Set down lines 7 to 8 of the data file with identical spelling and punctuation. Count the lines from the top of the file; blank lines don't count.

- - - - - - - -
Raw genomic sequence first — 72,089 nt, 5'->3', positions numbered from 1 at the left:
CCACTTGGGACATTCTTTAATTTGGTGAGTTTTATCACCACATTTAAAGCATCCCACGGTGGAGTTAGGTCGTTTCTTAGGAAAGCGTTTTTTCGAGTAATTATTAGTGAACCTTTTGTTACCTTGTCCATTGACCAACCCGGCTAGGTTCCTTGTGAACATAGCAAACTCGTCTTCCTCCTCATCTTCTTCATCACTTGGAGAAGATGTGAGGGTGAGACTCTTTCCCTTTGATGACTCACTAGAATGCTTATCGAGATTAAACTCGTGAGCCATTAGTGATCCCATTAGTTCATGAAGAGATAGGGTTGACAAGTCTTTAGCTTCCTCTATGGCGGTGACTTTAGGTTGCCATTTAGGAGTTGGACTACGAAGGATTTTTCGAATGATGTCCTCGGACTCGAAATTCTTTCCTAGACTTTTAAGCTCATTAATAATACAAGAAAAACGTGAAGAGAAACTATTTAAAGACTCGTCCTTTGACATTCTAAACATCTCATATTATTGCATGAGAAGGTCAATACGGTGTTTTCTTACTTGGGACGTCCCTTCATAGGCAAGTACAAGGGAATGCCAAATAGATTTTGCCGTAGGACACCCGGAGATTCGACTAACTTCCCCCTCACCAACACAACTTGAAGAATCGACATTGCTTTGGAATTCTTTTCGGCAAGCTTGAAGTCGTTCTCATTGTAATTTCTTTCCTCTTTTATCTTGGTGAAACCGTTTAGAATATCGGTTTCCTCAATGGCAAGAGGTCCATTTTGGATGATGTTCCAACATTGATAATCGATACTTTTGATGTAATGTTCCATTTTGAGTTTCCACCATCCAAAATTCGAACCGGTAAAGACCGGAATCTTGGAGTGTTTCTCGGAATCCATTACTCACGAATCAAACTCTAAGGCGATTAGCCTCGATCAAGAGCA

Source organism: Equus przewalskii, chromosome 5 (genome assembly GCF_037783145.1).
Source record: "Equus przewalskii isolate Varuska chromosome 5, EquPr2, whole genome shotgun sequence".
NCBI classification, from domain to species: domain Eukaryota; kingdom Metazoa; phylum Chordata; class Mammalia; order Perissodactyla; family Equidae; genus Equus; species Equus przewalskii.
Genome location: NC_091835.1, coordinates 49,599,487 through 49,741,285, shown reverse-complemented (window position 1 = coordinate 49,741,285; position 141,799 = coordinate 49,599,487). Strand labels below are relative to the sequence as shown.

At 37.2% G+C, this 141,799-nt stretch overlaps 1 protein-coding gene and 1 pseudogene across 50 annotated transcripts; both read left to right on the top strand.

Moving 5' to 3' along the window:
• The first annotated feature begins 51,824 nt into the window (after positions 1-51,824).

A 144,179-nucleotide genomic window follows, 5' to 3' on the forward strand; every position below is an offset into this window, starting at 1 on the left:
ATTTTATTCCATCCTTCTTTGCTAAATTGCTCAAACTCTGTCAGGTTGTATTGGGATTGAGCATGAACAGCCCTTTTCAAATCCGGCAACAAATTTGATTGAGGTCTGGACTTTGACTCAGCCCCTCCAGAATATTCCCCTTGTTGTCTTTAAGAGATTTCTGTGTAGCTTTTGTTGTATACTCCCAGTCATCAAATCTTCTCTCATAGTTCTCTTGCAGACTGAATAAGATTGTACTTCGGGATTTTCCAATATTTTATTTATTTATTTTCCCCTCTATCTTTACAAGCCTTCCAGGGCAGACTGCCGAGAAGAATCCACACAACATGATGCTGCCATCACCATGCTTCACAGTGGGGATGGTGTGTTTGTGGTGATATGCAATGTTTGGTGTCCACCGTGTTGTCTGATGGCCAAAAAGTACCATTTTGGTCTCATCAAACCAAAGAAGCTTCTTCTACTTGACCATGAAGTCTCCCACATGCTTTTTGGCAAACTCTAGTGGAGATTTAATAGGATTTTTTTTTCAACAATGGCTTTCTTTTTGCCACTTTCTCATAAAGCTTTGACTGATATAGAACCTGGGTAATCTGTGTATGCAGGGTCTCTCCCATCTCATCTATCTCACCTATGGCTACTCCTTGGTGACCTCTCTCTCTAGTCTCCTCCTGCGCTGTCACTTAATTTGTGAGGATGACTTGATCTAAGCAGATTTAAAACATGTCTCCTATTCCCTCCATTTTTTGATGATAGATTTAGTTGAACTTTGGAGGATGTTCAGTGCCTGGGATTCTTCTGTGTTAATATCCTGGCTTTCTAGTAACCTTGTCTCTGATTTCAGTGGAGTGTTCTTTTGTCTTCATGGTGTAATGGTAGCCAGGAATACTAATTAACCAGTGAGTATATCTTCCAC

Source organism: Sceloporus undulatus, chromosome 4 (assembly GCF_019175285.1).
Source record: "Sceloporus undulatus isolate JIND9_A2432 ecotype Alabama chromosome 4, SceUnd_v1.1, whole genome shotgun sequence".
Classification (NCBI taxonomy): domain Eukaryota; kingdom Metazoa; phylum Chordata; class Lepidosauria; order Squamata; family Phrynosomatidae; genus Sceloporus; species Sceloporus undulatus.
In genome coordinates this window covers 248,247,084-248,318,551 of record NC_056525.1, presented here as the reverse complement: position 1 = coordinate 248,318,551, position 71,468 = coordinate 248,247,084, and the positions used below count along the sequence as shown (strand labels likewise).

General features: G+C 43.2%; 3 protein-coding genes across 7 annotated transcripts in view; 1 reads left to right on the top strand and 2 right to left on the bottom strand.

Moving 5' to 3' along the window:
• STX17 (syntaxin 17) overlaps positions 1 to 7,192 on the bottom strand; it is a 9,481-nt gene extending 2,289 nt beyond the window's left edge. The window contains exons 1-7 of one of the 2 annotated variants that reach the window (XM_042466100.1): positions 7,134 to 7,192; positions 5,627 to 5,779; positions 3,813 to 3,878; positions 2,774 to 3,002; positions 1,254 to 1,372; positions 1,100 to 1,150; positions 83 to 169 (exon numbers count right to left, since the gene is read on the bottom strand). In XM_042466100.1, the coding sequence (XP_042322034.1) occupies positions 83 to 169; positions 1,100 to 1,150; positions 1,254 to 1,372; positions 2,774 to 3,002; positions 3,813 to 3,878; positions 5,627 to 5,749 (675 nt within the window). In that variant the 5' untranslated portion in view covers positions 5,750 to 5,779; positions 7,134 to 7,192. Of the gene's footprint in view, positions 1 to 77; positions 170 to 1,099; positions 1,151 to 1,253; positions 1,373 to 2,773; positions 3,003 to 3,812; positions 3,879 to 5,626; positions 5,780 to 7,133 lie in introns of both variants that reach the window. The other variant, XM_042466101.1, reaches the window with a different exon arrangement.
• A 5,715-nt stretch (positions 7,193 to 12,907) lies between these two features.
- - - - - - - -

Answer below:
At 37.2% G+C, this 141,799-nt stretch overlaps 1 protein-coding gene and 1 pseudogene across 50 annotated transcripts; both read left to right on the top strand.

Moving 5' to 3' along the window: